Come we, therefore, unto the fourth sort, which is true faith.
And what I pray you is that?
True faith is a knowledge, firm and certain of the good will of God towards us: which is being founded upon the truth of his free promise in Christ, is both revealed to our minds, and sealed in our hearts by the Holy Ghost. Another in more words to the same effect speaks thus: Vera fides est non tantum notitia qua firmiter assentior omnibus que Deus nobis in verbo suo patefecit, sed etiam certa fiducia a Spritu Sancte per Evangelium in corde meo assensa, qua in Deo Acquiesco, certo statuens non soluma aliis,1 sed mihi quoq remissionem peccatorum, eternam justifiam & vitam donatam esse, edg, gratis ex Dei misericorda propter unius Christi meritum: True faith is not only a knowledge whereby I firmly assent unto all things which God in his word has opened unto us, but also a sure trust raised up in my heart by the Holy Ghost, through the Gospel, whereby I rest in God certainly persuaded, that remission of sin, eternal righteousness and life is given, not only to other[s], but also to me, and that freely of the mercy of God, for the merit of Christ only.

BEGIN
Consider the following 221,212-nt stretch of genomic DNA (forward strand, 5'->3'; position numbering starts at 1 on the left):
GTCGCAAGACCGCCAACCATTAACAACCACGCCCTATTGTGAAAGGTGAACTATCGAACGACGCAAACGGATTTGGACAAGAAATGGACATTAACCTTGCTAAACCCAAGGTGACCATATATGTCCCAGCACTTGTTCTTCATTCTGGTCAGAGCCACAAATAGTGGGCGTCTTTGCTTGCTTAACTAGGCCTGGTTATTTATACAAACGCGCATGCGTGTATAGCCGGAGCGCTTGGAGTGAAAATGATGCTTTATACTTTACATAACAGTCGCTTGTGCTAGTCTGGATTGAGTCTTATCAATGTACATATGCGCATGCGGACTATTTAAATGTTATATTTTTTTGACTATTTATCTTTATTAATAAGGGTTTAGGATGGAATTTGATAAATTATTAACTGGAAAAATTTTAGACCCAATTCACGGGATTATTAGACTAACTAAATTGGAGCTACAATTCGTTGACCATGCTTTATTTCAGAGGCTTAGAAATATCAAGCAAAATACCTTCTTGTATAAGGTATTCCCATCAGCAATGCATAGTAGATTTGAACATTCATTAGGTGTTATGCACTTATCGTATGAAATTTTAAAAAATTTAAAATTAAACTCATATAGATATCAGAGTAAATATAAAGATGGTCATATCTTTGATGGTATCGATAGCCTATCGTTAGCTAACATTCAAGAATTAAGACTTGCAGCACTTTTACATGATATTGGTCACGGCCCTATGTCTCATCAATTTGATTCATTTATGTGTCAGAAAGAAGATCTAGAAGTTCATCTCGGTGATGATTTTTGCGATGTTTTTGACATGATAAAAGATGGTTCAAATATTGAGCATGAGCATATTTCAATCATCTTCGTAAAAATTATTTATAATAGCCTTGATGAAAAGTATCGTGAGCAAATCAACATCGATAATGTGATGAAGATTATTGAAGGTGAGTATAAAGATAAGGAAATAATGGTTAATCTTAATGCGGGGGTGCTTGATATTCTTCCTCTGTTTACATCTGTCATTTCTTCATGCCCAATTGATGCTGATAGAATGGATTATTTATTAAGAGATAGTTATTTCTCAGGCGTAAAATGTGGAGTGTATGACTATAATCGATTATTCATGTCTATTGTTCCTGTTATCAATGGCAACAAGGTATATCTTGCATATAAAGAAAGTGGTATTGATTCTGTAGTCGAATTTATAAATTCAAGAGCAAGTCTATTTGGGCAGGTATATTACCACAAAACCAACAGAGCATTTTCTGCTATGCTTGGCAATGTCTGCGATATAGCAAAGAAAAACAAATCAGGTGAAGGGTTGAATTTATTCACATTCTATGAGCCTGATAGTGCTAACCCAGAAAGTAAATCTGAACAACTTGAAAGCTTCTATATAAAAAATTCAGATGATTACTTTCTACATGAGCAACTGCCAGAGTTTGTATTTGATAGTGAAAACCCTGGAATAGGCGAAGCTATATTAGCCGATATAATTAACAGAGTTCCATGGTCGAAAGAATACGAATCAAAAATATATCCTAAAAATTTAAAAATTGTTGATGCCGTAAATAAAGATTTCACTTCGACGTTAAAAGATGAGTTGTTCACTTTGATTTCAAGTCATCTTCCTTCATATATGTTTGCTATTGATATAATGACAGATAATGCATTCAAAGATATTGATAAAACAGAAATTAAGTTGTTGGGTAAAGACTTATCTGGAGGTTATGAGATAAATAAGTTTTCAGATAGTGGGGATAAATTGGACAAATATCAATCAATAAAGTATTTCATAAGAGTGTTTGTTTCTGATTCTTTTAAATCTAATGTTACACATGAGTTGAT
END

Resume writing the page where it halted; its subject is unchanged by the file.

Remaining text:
This were sufficient, but that most plainness in these points is most profitable: and, therefore, if you will take every part by itself, I think it will be good.
Consider then with yourself what is first said of faith, namely, that it is notitia, a knowledge, which you must understand thus, not as we know these outward and worldly matter, by sense, but it is an assurance or certainty in us, more than an apprehension, proved by these places and and others: “This is eternal life, to know thee to be the only very good, and whom thou has sent, Jesus Christ.” Again, “which mystery has been hid,” (says S. Paul) “Since the world began, and from all ages, but now is made manifest unto his saints.” Also in another place, “That their hearts might be comforted, and they knit together in love, and in all riches of the full assurance of understanding to know the mystery of God, even the Father of Christ. And we know,” (says S. John), “that we are translated, &c., we know.” All which places you see evidently prove faith to be a knowledge, it could not be, and, therefore, joins faith and knowledge, saying, “And we believe and know, that thou are that Christ, the Son of the living God”: For he yields a reason why he and other of the Apostles believed in Christ, namely, because the knew that he was the Son of God. Which being so, it necessarily follows, that they believe not, to whom those things are unknown, that he has revealed in his Word. And, therefore, the tale of Popery concerning implicita fide, an ignorant faith, is mos foolish: for faith and knowledge are so knit together, that they cannot be separated.
Gervase Babbington, An Explanation of the Catechism Contained in the Book of Common Prayer,” in The Works of the Right Reverend Father in God, Gervase Babington, Late Bishop of Worcester (London: Printed by Miles Flesher, 1637), 172-173. [Some spelling modernized; italics original; and footnote mine.]
1Latin is unclear here.